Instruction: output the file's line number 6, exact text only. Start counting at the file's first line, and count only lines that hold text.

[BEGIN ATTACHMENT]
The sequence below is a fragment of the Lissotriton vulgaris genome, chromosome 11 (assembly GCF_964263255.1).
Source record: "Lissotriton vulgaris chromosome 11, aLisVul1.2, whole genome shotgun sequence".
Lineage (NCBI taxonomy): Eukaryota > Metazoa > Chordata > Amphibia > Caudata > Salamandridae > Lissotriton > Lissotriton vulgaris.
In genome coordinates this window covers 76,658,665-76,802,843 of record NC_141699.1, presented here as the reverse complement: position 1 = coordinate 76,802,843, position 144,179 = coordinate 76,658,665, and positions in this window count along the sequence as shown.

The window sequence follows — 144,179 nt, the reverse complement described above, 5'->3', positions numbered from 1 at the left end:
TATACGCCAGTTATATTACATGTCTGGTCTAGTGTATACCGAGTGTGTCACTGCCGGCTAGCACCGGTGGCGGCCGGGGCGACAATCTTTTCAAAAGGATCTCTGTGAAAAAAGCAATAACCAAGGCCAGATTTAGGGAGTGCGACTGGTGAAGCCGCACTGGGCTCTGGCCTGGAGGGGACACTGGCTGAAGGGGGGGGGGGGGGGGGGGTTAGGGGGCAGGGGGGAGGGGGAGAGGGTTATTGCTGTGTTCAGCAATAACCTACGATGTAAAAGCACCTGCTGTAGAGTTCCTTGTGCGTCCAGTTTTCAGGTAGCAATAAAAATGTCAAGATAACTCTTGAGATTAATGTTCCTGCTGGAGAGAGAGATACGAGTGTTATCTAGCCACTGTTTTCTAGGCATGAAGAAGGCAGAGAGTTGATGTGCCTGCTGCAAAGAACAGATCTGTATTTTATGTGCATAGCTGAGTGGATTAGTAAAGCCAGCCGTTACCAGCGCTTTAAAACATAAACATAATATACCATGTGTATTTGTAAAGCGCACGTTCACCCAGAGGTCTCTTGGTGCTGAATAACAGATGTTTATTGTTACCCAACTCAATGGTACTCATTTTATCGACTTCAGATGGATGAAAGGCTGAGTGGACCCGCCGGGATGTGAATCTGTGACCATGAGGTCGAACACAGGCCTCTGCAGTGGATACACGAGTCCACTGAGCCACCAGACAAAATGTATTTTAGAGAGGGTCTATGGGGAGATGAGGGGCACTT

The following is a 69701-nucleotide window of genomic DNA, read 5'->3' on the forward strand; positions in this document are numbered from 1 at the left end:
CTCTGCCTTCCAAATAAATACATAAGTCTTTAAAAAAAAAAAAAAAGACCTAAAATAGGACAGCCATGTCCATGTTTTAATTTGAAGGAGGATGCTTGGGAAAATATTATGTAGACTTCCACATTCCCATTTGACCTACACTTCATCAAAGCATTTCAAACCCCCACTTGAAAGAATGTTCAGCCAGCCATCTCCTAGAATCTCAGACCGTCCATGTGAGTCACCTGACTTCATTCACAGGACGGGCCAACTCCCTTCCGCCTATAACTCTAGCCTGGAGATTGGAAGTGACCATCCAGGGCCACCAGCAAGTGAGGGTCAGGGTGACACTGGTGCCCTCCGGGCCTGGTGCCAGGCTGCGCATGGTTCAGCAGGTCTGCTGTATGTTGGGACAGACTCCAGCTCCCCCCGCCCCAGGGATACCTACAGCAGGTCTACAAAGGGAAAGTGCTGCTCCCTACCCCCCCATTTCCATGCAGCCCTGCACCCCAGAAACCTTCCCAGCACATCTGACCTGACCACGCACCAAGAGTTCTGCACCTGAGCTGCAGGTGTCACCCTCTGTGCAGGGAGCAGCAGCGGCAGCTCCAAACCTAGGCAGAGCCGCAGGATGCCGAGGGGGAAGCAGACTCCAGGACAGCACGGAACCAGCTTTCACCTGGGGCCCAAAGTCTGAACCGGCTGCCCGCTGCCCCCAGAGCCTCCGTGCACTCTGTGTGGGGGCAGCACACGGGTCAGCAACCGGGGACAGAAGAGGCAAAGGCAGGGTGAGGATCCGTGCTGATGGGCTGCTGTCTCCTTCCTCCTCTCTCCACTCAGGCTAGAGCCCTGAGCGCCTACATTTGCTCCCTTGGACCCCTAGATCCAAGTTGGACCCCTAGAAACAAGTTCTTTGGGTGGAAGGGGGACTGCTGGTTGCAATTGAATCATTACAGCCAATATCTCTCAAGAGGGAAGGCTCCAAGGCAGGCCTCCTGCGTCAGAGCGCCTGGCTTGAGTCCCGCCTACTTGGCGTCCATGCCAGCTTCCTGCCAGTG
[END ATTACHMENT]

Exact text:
TATACGCCAGTTATATTACATGTCTGGTCTAGTGTATACCGAGTGTGTCACTGCCGGCTAGCACCGGTGGCGGCCGGGGCGACAATCTTTTCAAAAGGATCTCTGTGAAAAAAGCAATAACCAAGGCCAGATTTAGGGAGTGCGACTGGTGAAGCCGCACTGGGCTCTGGCCTGGAGGGGACACTGGCTGAAGGGGGGGGGGGGGGGGGGGTTAGGGGGCAGGGGGGAGGGGGAGAGGGTTATTGCTGTGTTCAGCAATAACCTACGATGTAAAAGCACCTGCTGTAGAGTTCCTTGTGCGTCCAGTTTTCAGGTAGCAATAAAAATGTCAAGATAACTCTTGAGATTAATGTTCCTGCTGGAGAGAGAGATACGAGTGTTATCTAGCCACTGTTTTCTAGGCATGAAGAAGGCAGAGAGTTGATGTGCCTGCTGCAAAGAACAGATCTGTATTTTATGTGCATAGCTGAGTGGATTAGTAAAGCCAGCCGTTACCAGCGCTTTAAAACATAAACATAATATACCATGTGTATTTGTAAAGCGCACGTTCACCCAGAGGTCTCTTGGTGCTGAATAACAGATGTTTATTGTTACCCAACTCAATGGTACTCATTTTATCGACTTCAGATGGATGAAAGGCTGAGTGGACCCGCCGGGATGTGAATCTGTGACCATGAGGTCGAACACAGGCCTCTGCAGTGGATACACGAGTCCACTGAGCCACCAGACAAAATGTATTTTAGAGAGGGTCTATGGGGAGATGAGGGGCACTT